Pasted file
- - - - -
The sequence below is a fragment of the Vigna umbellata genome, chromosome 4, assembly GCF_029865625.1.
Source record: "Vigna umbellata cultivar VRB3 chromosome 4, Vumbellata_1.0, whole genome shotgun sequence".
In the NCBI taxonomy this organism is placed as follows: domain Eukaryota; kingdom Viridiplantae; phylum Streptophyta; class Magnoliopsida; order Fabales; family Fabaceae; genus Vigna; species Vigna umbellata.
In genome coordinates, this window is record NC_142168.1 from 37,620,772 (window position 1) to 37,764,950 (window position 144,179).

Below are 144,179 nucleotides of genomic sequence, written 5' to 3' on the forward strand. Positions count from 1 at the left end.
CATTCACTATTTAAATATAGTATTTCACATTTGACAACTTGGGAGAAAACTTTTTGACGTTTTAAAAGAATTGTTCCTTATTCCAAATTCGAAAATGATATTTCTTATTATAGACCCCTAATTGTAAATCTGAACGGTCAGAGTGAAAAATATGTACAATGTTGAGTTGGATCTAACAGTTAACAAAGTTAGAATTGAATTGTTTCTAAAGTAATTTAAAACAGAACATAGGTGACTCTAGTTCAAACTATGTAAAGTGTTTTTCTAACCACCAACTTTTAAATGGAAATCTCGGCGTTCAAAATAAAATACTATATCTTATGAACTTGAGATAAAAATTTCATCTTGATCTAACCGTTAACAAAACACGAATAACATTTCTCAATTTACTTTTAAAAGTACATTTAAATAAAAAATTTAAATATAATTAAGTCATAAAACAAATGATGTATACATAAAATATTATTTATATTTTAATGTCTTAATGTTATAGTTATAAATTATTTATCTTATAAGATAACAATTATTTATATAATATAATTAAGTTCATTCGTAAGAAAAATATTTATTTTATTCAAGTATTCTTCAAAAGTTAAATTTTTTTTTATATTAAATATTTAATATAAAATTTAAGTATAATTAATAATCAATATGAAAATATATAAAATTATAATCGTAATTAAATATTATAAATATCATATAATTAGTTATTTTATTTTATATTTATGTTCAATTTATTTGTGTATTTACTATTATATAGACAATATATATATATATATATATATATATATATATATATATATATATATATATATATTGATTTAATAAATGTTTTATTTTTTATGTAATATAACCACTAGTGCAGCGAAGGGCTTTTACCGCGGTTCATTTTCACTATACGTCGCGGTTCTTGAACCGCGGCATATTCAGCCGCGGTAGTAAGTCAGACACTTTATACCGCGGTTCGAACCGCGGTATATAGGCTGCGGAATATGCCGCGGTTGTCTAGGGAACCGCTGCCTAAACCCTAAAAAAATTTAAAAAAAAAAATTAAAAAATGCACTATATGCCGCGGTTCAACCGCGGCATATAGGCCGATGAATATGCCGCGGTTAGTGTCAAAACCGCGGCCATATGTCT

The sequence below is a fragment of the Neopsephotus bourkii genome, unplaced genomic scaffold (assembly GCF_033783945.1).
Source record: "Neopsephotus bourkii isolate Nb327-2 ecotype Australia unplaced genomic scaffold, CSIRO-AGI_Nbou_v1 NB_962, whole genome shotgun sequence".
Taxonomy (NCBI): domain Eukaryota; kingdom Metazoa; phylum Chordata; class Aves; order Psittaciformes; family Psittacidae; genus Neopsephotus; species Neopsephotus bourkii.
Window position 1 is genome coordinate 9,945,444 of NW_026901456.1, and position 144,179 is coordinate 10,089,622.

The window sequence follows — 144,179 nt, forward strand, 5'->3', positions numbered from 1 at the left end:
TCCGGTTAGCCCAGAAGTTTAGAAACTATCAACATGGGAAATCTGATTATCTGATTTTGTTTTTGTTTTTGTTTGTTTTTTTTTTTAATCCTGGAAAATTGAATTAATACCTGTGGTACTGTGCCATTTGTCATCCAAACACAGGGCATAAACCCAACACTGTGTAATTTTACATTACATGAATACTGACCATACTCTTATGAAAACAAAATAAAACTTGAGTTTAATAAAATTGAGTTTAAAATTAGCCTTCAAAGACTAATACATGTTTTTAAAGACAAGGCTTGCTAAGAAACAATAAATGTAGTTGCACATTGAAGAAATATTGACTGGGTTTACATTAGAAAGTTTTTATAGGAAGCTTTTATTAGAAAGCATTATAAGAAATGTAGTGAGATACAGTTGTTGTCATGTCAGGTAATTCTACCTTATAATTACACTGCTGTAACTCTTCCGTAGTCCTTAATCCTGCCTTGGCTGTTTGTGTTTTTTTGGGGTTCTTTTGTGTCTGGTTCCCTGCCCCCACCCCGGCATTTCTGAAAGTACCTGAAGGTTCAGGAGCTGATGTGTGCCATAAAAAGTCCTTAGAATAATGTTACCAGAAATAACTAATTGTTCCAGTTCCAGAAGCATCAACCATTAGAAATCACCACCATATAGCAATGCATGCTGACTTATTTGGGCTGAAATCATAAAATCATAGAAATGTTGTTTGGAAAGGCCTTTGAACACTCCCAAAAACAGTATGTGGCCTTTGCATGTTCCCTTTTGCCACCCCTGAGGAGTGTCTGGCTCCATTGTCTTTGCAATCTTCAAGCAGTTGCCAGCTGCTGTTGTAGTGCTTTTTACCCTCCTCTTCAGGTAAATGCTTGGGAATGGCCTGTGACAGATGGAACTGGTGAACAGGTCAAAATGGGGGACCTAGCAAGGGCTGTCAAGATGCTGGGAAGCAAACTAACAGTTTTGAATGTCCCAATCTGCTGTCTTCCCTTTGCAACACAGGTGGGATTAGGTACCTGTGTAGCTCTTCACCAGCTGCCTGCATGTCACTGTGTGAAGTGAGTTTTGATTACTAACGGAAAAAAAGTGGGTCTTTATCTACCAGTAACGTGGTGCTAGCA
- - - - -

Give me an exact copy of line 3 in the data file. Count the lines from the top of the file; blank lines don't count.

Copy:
In the NCBI taxonomy this organism is placed as follows: domain Eukaryota; kingdom Viridiplantae; phylum Streptophyta; class Magnoliopsida; order Fabales; family Fabaceae; genus Vigna; species Vigna umbellata.